With a staggering unemployment rate of 10%, Hollande based his message on battling the austerity measures that have hit Europe in the midst of a deep recession. By attacking Sarkozy’s economic record and stewardship of rough times, Hollande was able to come out with a 51% of the popular vote.
You heard it, folks; don’t listen to the Tea Party – the real Socialist isn’t in the White House… he’s in Paris. But Hollande’s election poses an interesting outlier in European politics and its influence could end up back here.
Sarkozy’s defeat is not the first major casualty of the redrawn political landscape of Europe. The coalition government established in 2010 by David Cameron, the head of the Conservative Party in the UK, came off a populist wave against Labor Prime Minister Gordon Brown’s handling of the financial crisis. Greece’s Prime Minister, Georgios Papandreou, stepped down due to popular demand earlier this year and Spain elected Conservative President Mariano Rajoy last year.
But all of these candidates were reactionary politicians, arguing that austerity was the way to go in order to salvage the euro and maintain stability. Hollande, on the other hand, is the first winning European candidate to say otherwise, making him a political fish out of water.
First off, the anti-austerity message comes from a country right in the middle of the tumultuous eurozone. His ideological difference is surrounded by recession-conservative countries like Germany, whose leader, Prime Minister Angela Merkel, has led the austerity measures in Greece and elsewhere; and Spain, where the government has implemented large budgetary cuts to the public’s dismay. Throwing Hollande into that mix is like electing Dick Cheney as a state senator in Vermont.
In our imminent election (6 months from today! Oh… no), at least Romney has a point of reference now when he pulls up Obama’s past “leftist” record. It’s kind of hard to state “I am the Constitution; he is European socialism” when the continent he’s referring to has never been more conservative in its spending.
And it’s France: the country taken off the name “French Fries” in the Bush years for appearing weak out of its unwillingness to join us in our little Iraqi adventure back in ’03. Romney can have a field day with this one.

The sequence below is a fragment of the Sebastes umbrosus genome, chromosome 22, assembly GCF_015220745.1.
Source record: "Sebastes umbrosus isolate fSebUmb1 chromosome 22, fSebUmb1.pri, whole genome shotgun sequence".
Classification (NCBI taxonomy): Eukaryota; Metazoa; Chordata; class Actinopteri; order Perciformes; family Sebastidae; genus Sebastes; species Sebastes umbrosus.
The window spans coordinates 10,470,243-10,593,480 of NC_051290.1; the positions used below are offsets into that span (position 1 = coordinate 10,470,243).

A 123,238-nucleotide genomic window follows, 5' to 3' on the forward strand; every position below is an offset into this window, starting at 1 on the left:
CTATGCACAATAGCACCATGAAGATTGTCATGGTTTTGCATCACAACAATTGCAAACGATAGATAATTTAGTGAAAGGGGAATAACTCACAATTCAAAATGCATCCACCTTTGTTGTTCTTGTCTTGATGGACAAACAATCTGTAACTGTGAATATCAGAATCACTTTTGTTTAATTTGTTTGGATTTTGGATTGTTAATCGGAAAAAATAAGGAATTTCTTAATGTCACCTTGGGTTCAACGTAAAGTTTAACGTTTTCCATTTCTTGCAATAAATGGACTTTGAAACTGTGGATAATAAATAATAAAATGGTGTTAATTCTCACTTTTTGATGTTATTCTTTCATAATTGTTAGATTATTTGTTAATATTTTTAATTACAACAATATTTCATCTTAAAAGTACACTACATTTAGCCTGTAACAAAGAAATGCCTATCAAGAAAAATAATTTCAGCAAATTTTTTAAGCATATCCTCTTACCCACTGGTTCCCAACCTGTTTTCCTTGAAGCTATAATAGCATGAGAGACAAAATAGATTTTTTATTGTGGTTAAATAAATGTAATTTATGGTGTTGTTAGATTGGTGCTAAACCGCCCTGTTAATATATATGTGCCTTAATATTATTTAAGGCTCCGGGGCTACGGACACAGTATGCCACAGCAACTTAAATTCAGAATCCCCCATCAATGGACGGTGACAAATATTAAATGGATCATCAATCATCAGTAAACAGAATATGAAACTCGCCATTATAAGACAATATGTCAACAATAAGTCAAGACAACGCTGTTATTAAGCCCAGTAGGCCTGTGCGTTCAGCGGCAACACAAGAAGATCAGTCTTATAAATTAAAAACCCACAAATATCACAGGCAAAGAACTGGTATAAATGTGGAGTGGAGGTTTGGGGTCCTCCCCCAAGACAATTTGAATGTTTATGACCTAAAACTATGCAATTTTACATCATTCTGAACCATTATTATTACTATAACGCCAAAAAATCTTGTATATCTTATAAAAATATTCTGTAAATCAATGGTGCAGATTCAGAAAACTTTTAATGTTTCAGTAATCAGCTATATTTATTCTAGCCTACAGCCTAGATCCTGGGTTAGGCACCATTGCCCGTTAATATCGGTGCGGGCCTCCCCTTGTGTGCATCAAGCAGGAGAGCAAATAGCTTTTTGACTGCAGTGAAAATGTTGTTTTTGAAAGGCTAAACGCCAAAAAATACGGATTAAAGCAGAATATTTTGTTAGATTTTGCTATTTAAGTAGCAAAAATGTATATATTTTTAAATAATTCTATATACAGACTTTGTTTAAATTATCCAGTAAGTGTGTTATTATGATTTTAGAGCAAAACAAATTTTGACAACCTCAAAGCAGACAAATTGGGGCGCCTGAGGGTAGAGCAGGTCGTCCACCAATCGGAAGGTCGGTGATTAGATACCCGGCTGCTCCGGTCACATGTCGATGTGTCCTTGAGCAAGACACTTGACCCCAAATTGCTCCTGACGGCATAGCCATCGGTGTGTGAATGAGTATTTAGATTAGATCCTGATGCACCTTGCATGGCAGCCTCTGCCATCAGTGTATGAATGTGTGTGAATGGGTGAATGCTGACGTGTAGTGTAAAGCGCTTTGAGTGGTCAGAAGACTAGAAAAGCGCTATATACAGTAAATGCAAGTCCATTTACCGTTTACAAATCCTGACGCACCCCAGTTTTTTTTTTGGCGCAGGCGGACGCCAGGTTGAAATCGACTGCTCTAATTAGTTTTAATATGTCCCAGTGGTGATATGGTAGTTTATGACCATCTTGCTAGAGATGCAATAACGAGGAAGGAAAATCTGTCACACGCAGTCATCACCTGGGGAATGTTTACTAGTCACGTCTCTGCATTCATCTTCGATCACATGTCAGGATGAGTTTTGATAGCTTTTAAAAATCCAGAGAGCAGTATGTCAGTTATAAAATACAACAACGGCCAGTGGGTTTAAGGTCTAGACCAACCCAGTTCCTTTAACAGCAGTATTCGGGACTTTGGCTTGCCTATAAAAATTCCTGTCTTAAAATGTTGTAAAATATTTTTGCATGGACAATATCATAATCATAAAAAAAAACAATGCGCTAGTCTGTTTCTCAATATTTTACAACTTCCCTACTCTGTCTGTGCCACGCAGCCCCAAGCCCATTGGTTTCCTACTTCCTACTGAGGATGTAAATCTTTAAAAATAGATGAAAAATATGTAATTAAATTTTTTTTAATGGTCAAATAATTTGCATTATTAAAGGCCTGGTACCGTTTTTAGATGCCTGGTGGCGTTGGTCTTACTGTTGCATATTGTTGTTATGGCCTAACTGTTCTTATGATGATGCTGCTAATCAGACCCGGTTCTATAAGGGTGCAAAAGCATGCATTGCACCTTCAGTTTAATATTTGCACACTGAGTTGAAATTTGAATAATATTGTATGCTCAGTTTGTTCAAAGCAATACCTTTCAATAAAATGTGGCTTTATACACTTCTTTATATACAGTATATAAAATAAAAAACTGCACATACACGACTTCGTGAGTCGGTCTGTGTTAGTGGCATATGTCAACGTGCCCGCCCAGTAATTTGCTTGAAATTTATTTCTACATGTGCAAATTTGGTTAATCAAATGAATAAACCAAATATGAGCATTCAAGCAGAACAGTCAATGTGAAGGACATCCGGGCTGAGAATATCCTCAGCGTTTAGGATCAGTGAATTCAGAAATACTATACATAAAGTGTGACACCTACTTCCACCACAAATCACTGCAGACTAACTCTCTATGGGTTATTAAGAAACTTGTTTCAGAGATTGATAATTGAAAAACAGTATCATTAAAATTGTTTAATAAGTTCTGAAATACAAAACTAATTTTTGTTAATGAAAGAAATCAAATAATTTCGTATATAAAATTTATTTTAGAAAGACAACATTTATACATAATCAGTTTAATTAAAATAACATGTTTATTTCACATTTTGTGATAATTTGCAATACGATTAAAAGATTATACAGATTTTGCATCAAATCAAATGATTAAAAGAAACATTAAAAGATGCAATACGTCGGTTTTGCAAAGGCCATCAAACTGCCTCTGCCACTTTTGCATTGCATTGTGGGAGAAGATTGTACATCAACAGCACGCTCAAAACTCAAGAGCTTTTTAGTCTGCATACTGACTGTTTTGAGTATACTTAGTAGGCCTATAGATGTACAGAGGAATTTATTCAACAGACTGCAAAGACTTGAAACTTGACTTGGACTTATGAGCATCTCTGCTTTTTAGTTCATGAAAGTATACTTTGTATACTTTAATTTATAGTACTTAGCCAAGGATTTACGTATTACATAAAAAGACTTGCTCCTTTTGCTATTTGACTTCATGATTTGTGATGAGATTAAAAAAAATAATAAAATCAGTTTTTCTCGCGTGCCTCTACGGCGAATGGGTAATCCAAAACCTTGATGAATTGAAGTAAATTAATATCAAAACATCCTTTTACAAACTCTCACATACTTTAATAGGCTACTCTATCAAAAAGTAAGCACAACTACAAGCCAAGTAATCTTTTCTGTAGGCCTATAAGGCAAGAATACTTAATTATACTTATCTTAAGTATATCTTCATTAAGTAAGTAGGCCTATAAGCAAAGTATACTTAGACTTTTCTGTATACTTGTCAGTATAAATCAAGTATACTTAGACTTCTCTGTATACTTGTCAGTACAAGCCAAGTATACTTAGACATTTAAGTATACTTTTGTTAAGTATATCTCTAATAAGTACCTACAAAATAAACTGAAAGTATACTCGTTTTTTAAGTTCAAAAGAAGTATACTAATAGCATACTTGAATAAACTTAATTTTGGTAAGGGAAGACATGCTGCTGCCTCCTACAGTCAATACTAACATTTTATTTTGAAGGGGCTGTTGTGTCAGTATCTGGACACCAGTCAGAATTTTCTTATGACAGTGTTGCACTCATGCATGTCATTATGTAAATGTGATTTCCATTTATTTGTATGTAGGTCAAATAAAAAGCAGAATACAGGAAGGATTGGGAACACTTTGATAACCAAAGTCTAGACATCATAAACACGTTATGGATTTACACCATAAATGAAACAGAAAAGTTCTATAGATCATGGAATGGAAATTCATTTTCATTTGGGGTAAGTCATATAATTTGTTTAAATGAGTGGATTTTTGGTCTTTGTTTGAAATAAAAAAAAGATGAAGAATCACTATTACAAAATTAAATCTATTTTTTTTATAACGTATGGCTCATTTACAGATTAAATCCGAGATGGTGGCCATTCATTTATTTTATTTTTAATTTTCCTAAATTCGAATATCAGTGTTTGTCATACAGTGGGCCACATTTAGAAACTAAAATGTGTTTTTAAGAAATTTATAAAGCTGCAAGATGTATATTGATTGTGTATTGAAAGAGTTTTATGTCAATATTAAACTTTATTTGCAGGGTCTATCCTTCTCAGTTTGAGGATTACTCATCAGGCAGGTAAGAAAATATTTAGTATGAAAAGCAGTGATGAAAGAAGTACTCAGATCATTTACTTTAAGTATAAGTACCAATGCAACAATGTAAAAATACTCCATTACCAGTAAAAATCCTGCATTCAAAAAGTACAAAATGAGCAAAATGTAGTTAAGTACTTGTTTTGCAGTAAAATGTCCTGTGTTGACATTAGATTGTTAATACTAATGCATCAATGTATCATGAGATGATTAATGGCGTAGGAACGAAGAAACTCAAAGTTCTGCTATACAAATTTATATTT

Until the first mention of “universal healthcare” or “Stalin,” Runnin’ Scared will have its eyes peeled on what is to come out of this new Socialist agenda from Francois Hollande in France. And the world will too.

Live from New York… It’s Mitt Romney?

This has to happen. In what could be one of the most interesting Saturday Night Live episodes in recent memory, it has been reported that Lorne Michaels, the producer of the legendary sketch comedy show, has offered the Romney tent a chance for their candidate to show off his comedic flares in front of a live studio audience.

The proposal is still pending and, with two episodes left at the tail-end of the season that have no hosts assigned, we could have a match. That’s right: Mitt Romney could be an SNL host. Imagine that… it’s hard but try.

Now, the Massachusetts ex-Governor has provided us with a sense of humor already: in his appearance on the Late Show with David Letterman, he described himself (more accurate then anyone else has, actually) as “the guy in the picture that comes in your photo frame.” And we already know he has the awkward card nailed down and a singing bit akin to Ed Helms’ character, Andy Bernard, in “The Office.”

A Presidential candidate hasn’t hosted the show since 1996 – the last was mega-millionaire Steve Forbes, who ran as a Republican and didn’t even make it to the general election. This hosting gap in time could be attributed to the publicity risk the cherished position holds: not being funny in the eyes of the nation could sink one’s poll numbers.

But, it can also portray a much more human side to voters and Romney is in desperate need of one of those, especially with against a President who has established his comedic credentials once over.

After 2008, SNL set an extremely high bar for future political commentary surrounding an election cycle: Tina Fey’s infamous Sarah Palin impression was, at the time, the most-watched viral video on NBC’s website. It was a highly influential piece of political humor at the time – a point made in a scene in HBO’s “Game Change,” where pseudo-Palin Julianne Moore is seen sadly watching Fey play the part of the Alaskan ex-Governor on television.
Although 2012 has had Herman Cain and Rick Santorum for laughs, the staff recognizes that the election could be a snore-fest; as columnist Maureen Dowd at the Times writes, the Romney/Obama match-up is “a Tin-Man-versus-Spock race.” And Jason Sudeikis’s Romney impersonation is not close enough to the real thing.
Fingers crossed on the Romney tent’s willingness to laugh a little. At least we know one thing for sure: Kid Rock will be on the top of the list for possible musical guest.

Mitt Romney or Rick Santorum: Who Is The Bigger Right-Winger?

In terms of his political views, Mitt Romney has heard it all: flip-flopper, moderate, secret liberal, pseudo-conservative, Etch-A-Sketch; the list goes on and on. Republican voters have had a rather excessively hard time throwing their support behind a guy who influenced Obamacare and was pro-choice at one point in the past millennium.

There is only one group of people that is completely convinced that Romney — not Rick Santorum — is the true conservative candidate. But this group isn’t even voting for him.

Yes, the Obama camp is gearing up for the general election by wildly painting Mitt as more conservative on the issues than Rick.